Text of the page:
Oil prices spike after Iran seizes yacht | Shanghai Daily

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Oil prices spike after Iran seizes yacht

OIL prices jumped yesterday after Britain said a racing yacht was seized by Iran in the Persian Gulf and that five U.K. nationals were being held.

Benchmark crude for January delivery climbed US$1.23 to settle at US$77.28 a barrel on the New York Mercantile Exchange after seesawing around US$76 for much of the session.

British officials said yesterday that the yacht may have strayed inadvertently into Iranian waters when it was stopped last Wednesday.

Prices rose on the specter of some kind of confrontation between the British and the Iranians, one of the world's biggest producer of oil.

Two years ago 15 British military personnel were seized in the Gulf by Iran. Iran charged them with trespassing in its waters, but all were eventually freed.

In December, for the first time in about 10 years, oil prices are expected to be twice what they were a year ago, says Tom Kloza, chief oil analyst for OPIS.

Crude prices have been trading between US$75 and US$82 a barrel for the past month or so. Prices hit US$33.87 a barrel on Dec. 19, 2008.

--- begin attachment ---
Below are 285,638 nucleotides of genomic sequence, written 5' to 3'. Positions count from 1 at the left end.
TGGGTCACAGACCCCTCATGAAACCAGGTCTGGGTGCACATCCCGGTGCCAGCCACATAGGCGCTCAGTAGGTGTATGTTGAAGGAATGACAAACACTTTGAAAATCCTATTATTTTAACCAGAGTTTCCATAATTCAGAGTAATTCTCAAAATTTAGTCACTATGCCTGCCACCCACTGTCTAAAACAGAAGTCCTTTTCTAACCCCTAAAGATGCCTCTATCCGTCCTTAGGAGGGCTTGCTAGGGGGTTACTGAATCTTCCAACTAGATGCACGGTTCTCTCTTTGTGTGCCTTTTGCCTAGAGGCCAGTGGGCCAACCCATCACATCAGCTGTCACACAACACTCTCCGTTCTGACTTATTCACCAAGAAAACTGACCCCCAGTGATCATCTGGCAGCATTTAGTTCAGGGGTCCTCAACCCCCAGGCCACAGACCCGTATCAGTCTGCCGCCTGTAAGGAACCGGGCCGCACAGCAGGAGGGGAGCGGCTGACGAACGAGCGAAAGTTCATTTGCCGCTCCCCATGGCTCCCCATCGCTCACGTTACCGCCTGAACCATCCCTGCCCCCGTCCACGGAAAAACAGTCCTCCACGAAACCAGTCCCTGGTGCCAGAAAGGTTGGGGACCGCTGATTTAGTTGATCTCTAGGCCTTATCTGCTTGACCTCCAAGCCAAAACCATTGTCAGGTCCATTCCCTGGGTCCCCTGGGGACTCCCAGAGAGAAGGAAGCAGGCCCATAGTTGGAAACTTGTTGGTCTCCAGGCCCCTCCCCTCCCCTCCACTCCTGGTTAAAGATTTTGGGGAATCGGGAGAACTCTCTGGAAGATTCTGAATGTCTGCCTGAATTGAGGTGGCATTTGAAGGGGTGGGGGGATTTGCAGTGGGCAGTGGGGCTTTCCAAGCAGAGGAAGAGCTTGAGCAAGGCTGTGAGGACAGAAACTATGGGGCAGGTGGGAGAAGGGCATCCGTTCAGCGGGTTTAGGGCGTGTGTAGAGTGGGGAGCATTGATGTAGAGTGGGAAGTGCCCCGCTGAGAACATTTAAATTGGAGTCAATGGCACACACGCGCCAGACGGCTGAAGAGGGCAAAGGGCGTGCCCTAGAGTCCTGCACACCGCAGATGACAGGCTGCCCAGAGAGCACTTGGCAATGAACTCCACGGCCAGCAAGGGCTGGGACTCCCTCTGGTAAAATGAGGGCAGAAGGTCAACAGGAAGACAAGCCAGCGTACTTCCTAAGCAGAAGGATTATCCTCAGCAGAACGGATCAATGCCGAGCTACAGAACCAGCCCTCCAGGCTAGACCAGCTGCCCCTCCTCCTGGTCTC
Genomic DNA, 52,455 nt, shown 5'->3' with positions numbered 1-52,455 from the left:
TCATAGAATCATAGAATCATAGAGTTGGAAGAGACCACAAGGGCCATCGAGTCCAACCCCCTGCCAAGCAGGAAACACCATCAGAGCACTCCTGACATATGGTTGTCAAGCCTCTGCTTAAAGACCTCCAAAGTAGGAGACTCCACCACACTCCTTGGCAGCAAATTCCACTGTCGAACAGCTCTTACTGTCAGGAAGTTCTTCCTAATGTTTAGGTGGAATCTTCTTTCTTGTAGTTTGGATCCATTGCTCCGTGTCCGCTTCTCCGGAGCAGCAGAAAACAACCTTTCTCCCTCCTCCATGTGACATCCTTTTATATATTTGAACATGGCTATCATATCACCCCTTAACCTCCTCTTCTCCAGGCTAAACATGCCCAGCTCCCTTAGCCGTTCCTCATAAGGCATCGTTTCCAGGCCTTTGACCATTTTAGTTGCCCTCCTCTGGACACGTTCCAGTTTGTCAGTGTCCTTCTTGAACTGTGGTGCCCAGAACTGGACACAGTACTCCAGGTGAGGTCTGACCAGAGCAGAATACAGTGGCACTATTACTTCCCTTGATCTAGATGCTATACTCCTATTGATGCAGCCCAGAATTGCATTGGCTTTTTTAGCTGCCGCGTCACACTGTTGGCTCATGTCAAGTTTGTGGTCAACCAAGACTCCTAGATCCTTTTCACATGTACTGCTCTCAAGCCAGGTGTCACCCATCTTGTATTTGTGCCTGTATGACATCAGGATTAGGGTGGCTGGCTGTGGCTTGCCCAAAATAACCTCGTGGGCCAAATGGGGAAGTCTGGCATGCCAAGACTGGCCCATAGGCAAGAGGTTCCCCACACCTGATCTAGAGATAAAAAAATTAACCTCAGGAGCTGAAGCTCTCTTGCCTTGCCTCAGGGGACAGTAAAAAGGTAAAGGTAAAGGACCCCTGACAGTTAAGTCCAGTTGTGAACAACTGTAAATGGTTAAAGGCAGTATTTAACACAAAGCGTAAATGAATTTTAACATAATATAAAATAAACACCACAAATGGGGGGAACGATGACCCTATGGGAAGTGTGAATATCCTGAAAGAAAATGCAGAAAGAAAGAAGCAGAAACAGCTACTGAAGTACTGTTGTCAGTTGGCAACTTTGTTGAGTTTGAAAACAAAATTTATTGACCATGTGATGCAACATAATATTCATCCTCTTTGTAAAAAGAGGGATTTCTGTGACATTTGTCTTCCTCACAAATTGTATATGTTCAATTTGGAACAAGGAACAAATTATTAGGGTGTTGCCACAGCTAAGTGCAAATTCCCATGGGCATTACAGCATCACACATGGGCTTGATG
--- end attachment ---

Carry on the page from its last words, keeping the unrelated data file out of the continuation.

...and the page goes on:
The rapid rise in prices is worse for consumers this time, however. Before prices doubled in early 2000, a barrel of crude cost about US$10.

Prices tumbled US$1.61 on Friday and were down as much US$5.57, or 7 percent, after Dubai's investment arm, Dubai World, asked for a six-month reprieve on payments for about US$60 billion in debt. The drop was the biggest decline in oil prices since April 20.

Energy prices regained some of that ground and by Sunday, the United Arab Emirates took steps to avert any run on banks by panicked depositors.

By yesterday, it appeared oil was trading once again on the same factors that have heavily influenced prices for several months - the value of the dollar and global stock markets.

Oil prices usually climb when the dollar falls, as dollar-denominated commodities such as oil and gold become cheaper to investors holding other currencies.

The safe-haven dollar mostly slipped yesterday, with the euro rising back over US$1.50, but managed to hold above 14-year yen lows as investors held their breaths on the Dubai debt crisis.

In other Nymex trading, heating oil for December delivery added 5.6 cents to settle at US$2.0181 a gallon. Gasoline added 7.46 cents to settle just above US$2 a gallon. Natural gas shed nearly 7 percent, or 34.4 cents to settle at US$4.848 per 1,000 cubic feet

In London, Brent crude for January delivery rose US$1.29 to settle at US$78.47 on the ICE Futures exchange.



 

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